Middle East

China, Arabs agree on 'political' settlement in Syria

China's envoy in Syria and assistant foreign minister Zhang Ming speaks during a news conference at the Arab League headquarters in Cairo March 13, 2012. (REUTERS/Mohamed Abd El-Ghany)

CAIRO: China and Arab countries agree on the need to find a "political solution" to the crisis in Syria, Chinese envoy Zhang Ming said on Tuesday after talks in Cairo with Arab League officials.

"We all recognize that there is great agreement between China and the Arab League for a political solution to the Syrian crisis," the envoy said after talks at the Cairo headquarters of the 22-member bloc.

He told reporters he was on a mission to discuss a six-point Chinese initiative and talk with Arab officials ways of reaching "international agreement and finding a peace solution" to the Syria violence.

Under pressure from Western powers for twice blocking with Russia resolutions against Syria at the UN Security Council, China unveiled this month a six-point plan, calling for an immediate end to the conflict.

The initiative also calls for dialogue between President Bashar Assad's regime and the opposition and rejects foreign interference or "external action for regime change" in Syria.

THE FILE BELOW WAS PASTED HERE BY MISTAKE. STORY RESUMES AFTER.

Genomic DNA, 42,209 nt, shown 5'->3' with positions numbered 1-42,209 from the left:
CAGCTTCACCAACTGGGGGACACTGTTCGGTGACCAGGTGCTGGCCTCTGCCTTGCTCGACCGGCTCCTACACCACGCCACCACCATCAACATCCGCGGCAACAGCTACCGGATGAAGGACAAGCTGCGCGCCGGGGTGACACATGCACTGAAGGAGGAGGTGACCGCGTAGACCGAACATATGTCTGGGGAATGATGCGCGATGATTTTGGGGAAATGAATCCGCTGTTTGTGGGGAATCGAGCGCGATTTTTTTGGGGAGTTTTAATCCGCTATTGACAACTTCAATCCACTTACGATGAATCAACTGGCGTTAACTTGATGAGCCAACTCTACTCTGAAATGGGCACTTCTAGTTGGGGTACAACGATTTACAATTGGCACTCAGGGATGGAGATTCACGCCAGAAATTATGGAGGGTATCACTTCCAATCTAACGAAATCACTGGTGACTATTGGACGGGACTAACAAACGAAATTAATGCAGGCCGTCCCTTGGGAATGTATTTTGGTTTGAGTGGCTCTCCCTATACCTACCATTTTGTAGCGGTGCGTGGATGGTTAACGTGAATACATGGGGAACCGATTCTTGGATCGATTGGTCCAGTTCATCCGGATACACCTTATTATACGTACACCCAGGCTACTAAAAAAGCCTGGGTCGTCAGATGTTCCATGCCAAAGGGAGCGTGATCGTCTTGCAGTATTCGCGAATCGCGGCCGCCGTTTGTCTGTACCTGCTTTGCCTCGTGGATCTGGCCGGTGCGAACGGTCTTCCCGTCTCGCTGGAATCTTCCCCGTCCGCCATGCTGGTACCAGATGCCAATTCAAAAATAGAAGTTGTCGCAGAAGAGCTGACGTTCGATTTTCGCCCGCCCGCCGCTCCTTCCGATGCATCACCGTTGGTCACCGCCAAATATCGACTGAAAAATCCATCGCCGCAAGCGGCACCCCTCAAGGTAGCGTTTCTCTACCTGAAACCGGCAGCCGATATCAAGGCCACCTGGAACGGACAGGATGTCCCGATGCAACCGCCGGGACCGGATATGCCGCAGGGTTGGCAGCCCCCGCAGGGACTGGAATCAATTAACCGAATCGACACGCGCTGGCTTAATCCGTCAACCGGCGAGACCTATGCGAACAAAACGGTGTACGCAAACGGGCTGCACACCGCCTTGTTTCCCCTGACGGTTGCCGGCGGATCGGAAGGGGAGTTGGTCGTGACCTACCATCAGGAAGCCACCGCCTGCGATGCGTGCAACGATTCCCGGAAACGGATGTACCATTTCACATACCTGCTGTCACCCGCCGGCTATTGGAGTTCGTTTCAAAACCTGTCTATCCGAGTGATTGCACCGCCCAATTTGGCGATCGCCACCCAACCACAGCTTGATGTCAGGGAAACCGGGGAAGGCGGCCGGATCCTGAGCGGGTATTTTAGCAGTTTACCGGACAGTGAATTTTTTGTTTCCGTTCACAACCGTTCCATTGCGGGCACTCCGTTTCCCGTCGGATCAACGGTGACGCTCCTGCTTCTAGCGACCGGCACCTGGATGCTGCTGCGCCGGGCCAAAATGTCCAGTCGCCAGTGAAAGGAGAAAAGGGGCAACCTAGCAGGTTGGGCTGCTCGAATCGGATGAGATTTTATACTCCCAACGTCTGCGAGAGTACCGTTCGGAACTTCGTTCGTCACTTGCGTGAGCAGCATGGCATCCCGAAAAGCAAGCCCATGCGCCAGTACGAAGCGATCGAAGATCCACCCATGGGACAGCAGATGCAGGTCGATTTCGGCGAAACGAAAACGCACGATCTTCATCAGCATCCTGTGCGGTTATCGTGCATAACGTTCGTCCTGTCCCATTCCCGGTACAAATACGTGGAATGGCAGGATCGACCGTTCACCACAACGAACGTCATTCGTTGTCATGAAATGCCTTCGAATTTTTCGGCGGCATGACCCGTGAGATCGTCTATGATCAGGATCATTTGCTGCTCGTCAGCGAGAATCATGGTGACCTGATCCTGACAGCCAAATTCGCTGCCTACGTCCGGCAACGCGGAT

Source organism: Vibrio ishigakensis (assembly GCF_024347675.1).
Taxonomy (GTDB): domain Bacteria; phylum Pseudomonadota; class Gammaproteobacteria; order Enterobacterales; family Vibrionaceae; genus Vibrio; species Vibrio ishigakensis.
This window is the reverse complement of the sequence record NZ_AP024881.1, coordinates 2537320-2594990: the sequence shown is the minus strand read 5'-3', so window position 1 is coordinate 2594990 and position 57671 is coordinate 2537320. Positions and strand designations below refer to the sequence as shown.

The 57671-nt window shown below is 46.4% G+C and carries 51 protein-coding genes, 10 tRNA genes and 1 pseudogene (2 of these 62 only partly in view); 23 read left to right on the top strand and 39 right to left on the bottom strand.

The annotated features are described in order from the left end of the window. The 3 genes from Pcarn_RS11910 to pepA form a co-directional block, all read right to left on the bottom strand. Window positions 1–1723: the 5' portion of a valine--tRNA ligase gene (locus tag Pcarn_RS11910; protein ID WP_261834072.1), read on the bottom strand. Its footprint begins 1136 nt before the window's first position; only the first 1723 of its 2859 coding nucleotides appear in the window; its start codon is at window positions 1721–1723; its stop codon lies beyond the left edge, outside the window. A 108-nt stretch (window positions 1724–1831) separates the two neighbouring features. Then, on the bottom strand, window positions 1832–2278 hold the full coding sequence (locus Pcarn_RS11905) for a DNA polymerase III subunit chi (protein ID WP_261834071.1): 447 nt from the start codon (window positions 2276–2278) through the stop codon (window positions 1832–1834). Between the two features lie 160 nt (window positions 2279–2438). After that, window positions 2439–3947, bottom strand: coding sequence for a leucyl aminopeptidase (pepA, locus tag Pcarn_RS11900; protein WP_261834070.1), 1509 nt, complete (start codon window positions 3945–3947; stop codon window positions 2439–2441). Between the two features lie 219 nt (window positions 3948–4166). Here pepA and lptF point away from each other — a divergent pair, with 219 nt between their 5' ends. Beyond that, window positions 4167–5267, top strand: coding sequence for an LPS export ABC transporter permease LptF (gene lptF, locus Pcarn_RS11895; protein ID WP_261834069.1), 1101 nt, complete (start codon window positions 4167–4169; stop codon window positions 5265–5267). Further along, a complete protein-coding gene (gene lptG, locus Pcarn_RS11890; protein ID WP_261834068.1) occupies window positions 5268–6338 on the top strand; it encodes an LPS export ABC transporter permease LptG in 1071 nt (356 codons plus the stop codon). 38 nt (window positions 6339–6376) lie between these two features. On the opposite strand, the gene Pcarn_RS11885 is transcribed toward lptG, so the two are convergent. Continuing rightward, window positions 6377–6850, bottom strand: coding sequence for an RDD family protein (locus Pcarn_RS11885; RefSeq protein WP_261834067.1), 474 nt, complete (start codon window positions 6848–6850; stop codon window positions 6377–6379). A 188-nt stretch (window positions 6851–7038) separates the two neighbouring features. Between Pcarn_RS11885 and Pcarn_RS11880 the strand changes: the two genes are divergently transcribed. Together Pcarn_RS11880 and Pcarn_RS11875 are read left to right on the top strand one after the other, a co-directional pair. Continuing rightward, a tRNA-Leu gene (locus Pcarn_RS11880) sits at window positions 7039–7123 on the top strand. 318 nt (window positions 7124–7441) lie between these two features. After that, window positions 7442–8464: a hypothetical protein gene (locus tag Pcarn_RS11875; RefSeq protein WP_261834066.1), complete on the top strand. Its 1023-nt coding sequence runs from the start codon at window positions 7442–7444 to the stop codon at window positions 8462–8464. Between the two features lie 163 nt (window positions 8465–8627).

Last week, China said it would be dispatching envoys to Saudi Arabia, Egypt and France to explain its position on Syria.

The West and the Arab world have been piling pressure on Assad's regime to prevent a year-old uprising from spiraling into all-out civil war.

Beijing and Moscow have drawn heavy criticism for using their veto powers as permanent members of the Security Council to block resolutions condemning the crackdown, because they singled out Assad for blame.

On Monday, China's UN ambassador Li Baodon insisted there could be no military intervention in Syria and denied that "self-interests" had motivated its veto of the UN Security Council resolutions.

Li also announced $2 million (1.5 million euros) in humanitarian aid for Syria.

His remarks came as the United States and European powers stepped up on Monday pleas to Russia and China to join Security Council action to force Syria's president to halt deadly attacks on protest cities.

The United Nations now says that more than 8,000 people have been killed in Syria's year-long violence.





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